“China has rapidly gained scientific technological competitiveness enough to overwhelm Korea in absolute terms,” said a researcher at Hyundai Research Institute (HRI) in the report released Sunday. China’s investment in research and development (R&D) totaled $104.3 billion in 2010, triple that of Korea ($38.0 billion). China’s investment in R&D has soared 24 percent on average per year, a pace three times faster than that of Korea.
China submitted 390,000 patent applications, twice 170,000 applications of Korea, and academic papers listed on the Science Citation Index (SCI) numbered 140,000 articles, four times 40,000 of Korea. China had a total of 1.21 million researchers, fivefold 260,000 of Korea.
The South Korean government will spend nearly 2.2 trillion won ($2.08 billion) on research and development (R&D) activities this year, with a nearly half of its entire budget earmarked for basic science, the government said Monday. The Ministry of Education, Science and Technology (MEST) will spend a total of 2.19 trillion won on R&D this year, up 6.4 percent from 2012. Of these, 993.1 billion won will be spent on the development of basic science with another 469.1 billion won earmarked for the development of new, indigenous technologies.
The government will also spend some 266.2 billion won on its nuclear power research program, 202.3 billion won on research of nuclear fusion and accelerator, 167.3 billion won on space development and 93.5 billion won on global introduction of its science and technologies. The money earmarked for the development of basic science increased 1.9 percent from a year ago.
President-elect Park Geun-hye is looking to enhance the country’s science and technology competitiveness with the establishment of a powerful new ministry that will oversee research and development policies and industrialization of innovations. But it seems Park is already facing a major obstacle with the delay of a project to build a mega science and business complex that promised to house world-class basic science research organizations and related business facilities.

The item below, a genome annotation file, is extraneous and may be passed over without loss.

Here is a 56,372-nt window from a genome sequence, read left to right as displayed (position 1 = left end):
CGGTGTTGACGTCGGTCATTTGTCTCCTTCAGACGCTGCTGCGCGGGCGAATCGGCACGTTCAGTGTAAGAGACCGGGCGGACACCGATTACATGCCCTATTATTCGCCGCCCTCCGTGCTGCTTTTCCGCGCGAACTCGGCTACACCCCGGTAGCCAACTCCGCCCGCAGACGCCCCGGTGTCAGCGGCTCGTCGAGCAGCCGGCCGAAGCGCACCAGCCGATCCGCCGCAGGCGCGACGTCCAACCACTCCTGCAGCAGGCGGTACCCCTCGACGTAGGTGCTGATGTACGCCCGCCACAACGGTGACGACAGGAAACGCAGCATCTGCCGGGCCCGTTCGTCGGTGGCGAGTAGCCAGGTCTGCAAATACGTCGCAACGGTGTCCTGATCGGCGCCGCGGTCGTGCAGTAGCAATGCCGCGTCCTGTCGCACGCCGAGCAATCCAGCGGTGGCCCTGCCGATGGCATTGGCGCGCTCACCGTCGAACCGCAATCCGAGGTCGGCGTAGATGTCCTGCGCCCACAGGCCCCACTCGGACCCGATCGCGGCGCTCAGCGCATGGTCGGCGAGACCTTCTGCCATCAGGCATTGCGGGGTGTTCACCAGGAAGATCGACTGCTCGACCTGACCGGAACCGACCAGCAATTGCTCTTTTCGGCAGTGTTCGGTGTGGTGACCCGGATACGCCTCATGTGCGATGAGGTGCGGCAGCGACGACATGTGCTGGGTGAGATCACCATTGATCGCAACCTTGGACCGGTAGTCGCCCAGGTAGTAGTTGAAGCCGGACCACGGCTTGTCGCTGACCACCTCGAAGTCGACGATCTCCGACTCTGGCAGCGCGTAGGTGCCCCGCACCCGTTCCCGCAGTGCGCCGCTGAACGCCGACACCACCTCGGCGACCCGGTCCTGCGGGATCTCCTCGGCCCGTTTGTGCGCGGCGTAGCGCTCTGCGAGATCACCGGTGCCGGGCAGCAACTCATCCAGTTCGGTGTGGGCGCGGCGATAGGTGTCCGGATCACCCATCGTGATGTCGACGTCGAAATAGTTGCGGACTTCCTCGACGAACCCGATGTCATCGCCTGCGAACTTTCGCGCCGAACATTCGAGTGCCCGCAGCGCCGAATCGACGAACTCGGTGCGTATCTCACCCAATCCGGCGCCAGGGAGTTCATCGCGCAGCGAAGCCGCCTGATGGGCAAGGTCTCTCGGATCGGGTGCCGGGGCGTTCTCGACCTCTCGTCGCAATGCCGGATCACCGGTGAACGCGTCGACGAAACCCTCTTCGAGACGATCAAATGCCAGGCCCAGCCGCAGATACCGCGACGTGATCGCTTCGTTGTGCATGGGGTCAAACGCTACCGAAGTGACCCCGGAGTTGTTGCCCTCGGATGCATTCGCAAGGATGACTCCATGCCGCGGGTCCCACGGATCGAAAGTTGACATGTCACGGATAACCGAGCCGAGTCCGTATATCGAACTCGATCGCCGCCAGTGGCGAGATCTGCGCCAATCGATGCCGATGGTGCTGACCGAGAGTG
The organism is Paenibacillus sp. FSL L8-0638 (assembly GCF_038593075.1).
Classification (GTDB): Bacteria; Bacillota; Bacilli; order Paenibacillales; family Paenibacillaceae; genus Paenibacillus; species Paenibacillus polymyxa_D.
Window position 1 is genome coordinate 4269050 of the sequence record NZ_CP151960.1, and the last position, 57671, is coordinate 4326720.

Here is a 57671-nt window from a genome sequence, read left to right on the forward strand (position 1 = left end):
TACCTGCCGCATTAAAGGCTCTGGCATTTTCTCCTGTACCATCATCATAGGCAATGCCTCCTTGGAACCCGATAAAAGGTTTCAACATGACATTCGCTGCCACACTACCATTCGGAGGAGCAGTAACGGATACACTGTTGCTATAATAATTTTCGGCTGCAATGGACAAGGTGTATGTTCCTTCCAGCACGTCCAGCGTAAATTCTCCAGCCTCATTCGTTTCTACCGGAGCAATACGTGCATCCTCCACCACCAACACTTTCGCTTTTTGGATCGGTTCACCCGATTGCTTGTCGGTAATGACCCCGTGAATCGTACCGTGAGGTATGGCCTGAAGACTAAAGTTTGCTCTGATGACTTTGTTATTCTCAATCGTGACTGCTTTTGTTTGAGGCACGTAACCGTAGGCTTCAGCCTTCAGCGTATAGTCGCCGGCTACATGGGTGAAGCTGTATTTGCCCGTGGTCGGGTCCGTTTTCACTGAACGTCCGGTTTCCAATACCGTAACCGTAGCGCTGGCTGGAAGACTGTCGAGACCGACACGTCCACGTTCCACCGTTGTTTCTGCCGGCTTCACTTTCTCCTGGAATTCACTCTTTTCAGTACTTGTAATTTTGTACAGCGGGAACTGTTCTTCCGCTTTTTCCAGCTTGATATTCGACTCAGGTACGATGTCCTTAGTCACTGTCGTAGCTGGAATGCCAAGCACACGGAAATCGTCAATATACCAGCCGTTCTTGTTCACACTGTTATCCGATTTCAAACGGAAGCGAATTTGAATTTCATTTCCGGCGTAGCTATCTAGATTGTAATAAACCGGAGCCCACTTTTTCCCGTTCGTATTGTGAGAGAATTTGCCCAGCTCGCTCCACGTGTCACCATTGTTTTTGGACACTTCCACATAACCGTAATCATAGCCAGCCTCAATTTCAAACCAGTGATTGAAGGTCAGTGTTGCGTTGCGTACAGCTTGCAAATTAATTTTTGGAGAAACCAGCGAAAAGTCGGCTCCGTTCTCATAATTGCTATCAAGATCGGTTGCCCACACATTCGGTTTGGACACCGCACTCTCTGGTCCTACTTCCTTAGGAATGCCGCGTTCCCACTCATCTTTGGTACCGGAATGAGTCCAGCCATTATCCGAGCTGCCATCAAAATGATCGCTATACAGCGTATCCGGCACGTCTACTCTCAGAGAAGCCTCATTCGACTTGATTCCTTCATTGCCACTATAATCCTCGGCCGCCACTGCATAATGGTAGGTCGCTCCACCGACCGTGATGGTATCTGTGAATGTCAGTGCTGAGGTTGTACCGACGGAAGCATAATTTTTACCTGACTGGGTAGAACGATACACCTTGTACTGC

The government is planning to complete the International Science and Business Belt by 2017 in a 3.6-square-kilometer area of Daejeon. To make the mega project more prosperous, the government is also planning to bring in some 500 foreign experts by the end of 2017.
The plan, however, faces an uncertain future due to political wrangling among the central and local governments and ruling and opposition parties. The National Assembly failed to allocate the budget for the project as the central government and Daejeon city differed over how to share the expenditures. The government pledged to invest a total of $4.9 billion into the complex, calling on the Daejeon Metropolitan Government to pay its half of the bill. But the city refused the demand, claiming it was a national-level project.
The three major presidential candidates may differ on key policies but all believe that Korea’s future depends on science and technology for growth. Their policies in the field converge in many aspects, including plans to revive the ministry for science and technology, as well as increasing support for research and innovation.